On a philosophical note, I was pleased when activist, Bruce Friedrich used Socrates as an example of effective communication. I recently was nose deep in some Plato. As I read, ideas of how the Dialogues related to animal rights swirled in my thoughts. I agree Bruce; the Socratic Method is effective.

In a “rap session” moderated by Bob Lucius of the Kairos Coalition, a non-profit focusing on Humane Education of the youth, we debated the breadth of our individual ethics. It was too short a session to draw conclusions but it was provocative and I even brought the debate to the carpool ride home to Boston from D.C. (Thanks Humane League and crew for having me!) Is it ethical for an undercover activist to maintain their cover by engaging in animal abuse if the result of the investigation saves more lives?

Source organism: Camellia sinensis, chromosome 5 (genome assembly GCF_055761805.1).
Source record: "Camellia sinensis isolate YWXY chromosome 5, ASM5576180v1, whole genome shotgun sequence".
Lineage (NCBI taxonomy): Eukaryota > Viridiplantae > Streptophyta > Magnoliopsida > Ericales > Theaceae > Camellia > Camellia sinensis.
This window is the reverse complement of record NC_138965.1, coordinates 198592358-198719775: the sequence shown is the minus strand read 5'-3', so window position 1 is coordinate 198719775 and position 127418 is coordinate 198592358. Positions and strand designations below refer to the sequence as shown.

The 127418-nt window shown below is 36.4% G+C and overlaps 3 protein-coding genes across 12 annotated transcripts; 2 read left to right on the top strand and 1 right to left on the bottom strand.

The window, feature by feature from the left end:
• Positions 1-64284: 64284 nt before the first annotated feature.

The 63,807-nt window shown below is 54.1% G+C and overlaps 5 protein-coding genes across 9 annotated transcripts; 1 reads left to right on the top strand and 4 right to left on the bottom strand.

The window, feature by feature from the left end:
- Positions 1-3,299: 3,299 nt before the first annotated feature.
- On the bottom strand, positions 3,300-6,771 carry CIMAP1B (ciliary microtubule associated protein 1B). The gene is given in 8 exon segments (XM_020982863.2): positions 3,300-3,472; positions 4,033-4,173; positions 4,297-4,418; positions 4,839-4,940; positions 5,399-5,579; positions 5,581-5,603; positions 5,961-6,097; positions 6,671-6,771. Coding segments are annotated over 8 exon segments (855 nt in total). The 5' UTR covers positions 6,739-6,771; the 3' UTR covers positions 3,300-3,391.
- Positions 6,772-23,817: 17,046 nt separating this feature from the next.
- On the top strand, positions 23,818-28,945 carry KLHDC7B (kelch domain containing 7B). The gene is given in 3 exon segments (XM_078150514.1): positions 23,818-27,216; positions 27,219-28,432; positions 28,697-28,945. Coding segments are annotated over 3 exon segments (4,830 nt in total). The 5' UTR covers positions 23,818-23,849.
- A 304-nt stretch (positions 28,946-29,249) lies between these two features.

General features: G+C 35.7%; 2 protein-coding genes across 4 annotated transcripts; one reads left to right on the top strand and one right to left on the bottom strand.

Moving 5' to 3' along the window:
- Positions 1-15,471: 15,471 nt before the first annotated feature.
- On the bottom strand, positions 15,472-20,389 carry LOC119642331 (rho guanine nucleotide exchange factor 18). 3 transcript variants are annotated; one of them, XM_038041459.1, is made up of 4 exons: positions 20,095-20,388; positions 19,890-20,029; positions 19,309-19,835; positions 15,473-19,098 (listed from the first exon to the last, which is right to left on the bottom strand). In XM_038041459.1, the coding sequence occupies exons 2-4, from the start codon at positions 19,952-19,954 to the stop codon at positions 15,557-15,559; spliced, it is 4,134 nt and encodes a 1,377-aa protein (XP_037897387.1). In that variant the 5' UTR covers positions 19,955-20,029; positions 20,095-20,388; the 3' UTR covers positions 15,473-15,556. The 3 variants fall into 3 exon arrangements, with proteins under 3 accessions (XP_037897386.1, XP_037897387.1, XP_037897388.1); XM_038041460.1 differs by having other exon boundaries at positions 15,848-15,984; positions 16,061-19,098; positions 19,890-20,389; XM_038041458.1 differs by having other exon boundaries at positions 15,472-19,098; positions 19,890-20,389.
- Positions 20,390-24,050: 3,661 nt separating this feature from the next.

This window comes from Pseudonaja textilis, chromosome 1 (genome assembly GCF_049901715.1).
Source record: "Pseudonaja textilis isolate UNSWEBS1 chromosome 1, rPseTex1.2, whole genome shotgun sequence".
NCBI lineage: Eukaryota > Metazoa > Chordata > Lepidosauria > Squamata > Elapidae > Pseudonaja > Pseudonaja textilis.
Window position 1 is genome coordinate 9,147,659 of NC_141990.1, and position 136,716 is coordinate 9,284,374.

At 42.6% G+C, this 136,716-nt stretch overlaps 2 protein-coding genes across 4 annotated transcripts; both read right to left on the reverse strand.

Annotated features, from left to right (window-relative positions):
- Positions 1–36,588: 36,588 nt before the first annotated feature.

And then there was Melanie Joy, authoress of “Why We Love Dogs, Eat Pigs and Wear Cows: An Introduction to Carnism.” When I was first introduced to the word ‘carnism’ on the cover of her book, my interest was immediately piqued. The definition of and hopefully the demise of the world’s dominant ideology, carnism, is the centerpiece of her work. This talk was a summary and preview of the evolution of her ideas. In concise and compelling fashion, Melanie inspired us to embrace our veganism and to understand the trappings of the carnistic tendencies we have within us.

We all have tendencies. Don’t we? Those little habits, leanings, word choices that are just below the surface of our consciousness which are a product of our upbringing, and our privilege or lack thereof. A panel and topic I hope to see garner more attention at next year’s conference, although it was certainly well attended this year, was the Commonalities of Oppression talk. This panel focused on the common points seen across the social justice spectrum between women, minorities, animals, workers, etc.